Will turkeys fly away?greenspun.com : LUSENET : Countryside : One Thread
Raising turkeys sounds fasinating. My wife and I have 6 acres in Elkins, West Virginia. The land contains a log cabin, a chicken house, a smoke house, a root cellar and a quarter acre pond. Three of the acres are open lawn and the other 3 are treed and very rocky. We are planning on semi-retiring there in 3 or 4 years, (we currently live in Harpers Ferry, WV). We plan on raising rabbits and chickens and just recently are considering raising turkeys as well. We are planning on free ranging the chickens and turkeys and locking them up at night in the chicken house, because of predators. My questions is, do you have to keep the turkey's wings clipped so that they can't fly away, or is this not a problem? Thanks for any help that you can give to us.
-- Woody Reedy (email@example.com), September 18, 2001
We never had a problem with our turkeys disappearing. They were raised from chicks along with 1-day-old chickens. Once they were big enough to not need the heat lamp, they had the run of a totally enclosed wire run as well. We began letting them out of the run occasionally and putting them back in at night, and after a while, they were out pretty much all the time. When they got big, however, the Tom did weird things like attacking the laundry as we hung it out, or he would jump on your back if you were bent over. After that we just kept them in a pen most of the time. We did have to clip their wings to keep them in the pen, but they stuck around pretty well before that. But it was totally worth it(raising turkeys). You can't beat eating a turkey that was running around only 5 hours before!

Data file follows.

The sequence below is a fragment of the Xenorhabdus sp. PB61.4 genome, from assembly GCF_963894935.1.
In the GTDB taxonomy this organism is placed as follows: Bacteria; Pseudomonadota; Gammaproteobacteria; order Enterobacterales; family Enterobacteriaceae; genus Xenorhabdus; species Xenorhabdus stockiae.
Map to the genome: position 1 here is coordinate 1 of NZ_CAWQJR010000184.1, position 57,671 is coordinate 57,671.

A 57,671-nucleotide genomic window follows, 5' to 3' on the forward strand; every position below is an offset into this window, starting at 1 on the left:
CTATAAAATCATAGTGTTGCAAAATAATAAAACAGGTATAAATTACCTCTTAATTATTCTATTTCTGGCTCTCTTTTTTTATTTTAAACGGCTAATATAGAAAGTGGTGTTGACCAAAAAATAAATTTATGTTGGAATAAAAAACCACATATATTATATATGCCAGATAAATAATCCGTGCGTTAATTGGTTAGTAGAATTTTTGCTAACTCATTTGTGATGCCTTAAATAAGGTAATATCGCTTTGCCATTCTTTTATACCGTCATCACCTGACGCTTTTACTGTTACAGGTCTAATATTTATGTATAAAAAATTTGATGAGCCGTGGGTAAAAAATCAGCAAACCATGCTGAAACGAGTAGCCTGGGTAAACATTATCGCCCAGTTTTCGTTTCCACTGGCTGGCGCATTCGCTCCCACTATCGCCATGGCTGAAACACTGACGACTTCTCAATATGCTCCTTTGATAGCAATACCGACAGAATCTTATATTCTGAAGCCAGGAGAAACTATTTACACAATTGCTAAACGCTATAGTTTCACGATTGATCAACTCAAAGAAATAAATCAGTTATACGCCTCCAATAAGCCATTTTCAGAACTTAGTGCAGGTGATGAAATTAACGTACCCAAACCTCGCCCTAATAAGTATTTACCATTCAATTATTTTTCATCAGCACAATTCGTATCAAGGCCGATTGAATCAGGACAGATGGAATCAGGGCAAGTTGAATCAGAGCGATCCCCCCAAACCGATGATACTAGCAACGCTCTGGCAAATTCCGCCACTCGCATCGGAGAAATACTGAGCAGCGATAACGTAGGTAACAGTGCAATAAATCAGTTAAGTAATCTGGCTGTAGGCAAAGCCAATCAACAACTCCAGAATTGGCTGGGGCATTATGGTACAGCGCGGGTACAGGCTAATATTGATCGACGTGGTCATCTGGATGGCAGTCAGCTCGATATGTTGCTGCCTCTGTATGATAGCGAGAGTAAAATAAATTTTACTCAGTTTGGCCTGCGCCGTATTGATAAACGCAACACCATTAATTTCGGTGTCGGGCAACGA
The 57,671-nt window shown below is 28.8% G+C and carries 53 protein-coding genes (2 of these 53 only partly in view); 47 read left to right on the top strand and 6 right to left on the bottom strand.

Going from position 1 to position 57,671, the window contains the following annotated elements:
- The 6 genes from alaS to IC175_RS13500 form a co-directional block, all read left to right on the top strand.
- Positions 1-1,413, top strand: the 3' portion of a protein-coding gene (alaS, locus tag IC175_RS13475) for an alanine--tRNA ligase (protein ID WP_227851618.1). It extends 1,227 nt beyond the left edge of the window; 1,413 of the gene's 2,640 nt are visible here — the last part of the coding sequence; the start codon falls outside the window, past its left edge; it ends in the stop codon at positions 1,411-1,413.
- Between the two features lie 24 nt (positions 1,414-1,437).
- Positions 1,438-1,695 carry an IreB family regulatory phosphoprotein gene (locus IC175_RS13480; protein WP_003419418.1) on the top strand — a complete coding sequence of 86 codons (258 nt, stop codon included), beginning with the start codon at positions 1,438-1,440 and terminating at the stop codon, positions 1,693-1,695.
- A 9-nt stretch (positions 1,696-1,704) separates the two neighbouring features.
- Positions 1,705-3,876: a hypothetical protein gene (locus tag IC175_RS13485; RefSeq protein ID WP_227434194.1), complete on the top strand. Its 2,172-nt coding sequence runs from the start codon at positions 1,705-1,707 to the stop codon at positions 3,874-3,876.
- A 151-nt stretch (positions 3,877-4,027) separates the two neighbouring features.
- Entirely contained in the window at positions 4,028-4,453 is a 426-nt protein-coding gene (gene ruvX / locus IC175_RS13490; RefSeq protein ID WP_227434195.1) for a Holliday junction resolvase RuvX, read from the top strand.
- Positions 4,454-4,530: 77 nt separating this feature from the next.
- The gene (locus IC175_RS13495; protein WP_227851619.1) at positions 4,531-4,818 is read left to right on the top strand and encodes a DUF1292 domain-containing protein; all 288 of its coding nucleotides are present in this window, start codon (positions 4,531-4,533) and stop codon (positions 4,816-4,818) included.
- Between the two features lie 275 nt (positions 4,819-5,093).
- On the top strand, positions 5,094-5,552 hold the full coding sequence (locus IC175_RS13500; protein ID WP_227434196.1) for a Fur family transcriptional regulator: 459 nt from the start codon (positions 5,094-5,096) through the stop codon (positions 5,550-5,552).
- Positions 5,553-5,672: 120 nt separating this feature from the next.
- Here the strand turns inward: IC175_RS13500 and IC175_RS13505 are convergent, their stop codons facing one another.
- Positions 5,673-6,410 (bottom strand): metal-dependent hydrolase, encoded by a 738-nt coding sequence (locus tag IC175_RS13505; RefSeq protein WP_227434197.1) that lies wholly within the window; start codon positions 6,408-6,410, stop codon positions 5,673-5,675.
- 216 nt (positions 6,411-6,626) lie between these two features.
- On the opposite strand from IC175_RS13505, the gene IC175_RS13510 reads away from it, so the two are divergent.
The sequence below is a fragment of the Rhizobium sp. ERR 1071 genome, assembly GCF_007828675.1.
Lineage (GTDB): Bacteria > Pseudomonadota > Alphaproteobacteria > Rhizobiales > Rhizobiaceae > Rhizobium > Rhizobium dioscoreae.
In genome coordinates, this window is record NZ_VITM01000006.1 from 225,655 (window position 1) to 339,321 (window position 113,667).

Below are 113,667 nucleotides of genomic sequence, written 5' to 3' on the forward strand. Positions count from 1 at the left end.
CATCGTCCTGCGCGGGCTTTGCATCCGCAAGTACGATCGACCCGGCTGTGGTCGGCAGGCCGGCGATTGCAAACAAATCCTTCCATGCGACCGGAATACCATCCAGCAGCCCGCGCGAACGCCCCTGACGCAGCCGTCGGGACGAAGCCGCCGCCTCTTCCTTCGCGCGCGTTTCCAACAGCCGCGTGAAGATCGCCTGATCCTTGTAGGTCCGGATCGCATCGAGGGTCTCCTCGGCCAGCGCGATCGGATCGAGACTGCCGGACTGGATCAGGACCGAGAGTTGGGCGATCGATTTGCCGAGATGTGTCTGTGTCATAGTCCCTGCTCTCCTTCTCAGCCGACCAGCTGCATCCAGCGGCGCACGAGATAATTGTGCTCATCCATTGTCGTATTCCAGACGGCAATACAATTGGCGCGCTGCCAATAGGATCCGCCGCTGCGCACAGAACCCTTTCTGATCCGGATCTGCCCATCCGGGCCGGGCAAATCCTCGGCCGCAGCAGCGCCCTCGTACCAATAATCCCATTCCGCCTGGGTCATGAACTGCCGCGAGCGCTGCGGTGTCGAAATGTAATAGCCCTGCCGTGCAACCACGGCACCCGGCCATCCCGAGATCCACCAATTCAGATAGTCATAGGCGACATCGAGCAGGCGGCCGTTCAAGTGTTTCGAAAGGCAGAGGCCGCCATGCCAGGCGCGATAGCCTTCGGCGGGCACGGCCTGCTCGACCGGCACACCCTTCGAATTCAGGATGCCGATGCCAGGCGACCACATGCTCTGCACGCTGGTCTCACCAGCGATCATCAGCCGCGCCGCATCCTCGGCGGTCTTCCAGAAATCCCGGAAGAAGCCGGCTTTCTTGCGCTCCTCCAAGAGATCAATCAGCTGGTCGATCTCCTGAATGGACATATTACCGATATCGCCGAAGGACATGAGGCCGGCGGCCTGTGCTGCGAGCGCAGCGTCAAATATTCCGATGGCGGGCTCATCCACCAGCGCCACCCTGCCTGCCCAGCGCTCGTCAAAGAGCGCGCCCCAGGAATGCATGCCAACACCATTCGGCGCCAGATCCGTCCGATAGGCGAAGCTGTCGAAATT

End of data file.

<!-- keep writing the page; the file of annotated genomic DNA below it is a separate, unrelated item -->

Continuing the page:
-- Farm chick (firstname.lastname@example.org), September 18, 2001.
It might depend on what type of turkeys you raise how much they will roam. I doubt the more domestic breed would wander, but the wild ones will definitely tour the neighborhood and harrass the neighbors and their gardens(speaking as the neighbor here!;)
-- mary (email@example.com), September 18, 2001.
We have raised lots of turkeys and found the easiest way is to have the young turkeys bond to you. We did this by feeding the young turks goodies and taking them out while they were little for short times durring the day. They would stay right with you and if they wandered more then a few feet away I would make sounds like a hawk and they would run right back to me. After a week or so whenever I called to them they would come running. Once they are about 6 weeks old they go out all day and in at night. Our turkeys would take walks with us finding all those tasty hoppers and other bugs to eat. The only draw back is when they get bigger ours have attacked dogs. The other thing is you have to watch out for all the "land mines" as my husband calls them. hehe
Nothing tasts better then a turkey that was able to free range. 12- 20 lb. free ranged turkeys sell for about $25.00 around our area.
-- shari (firstname.lastname@example.org), September 18, 2001.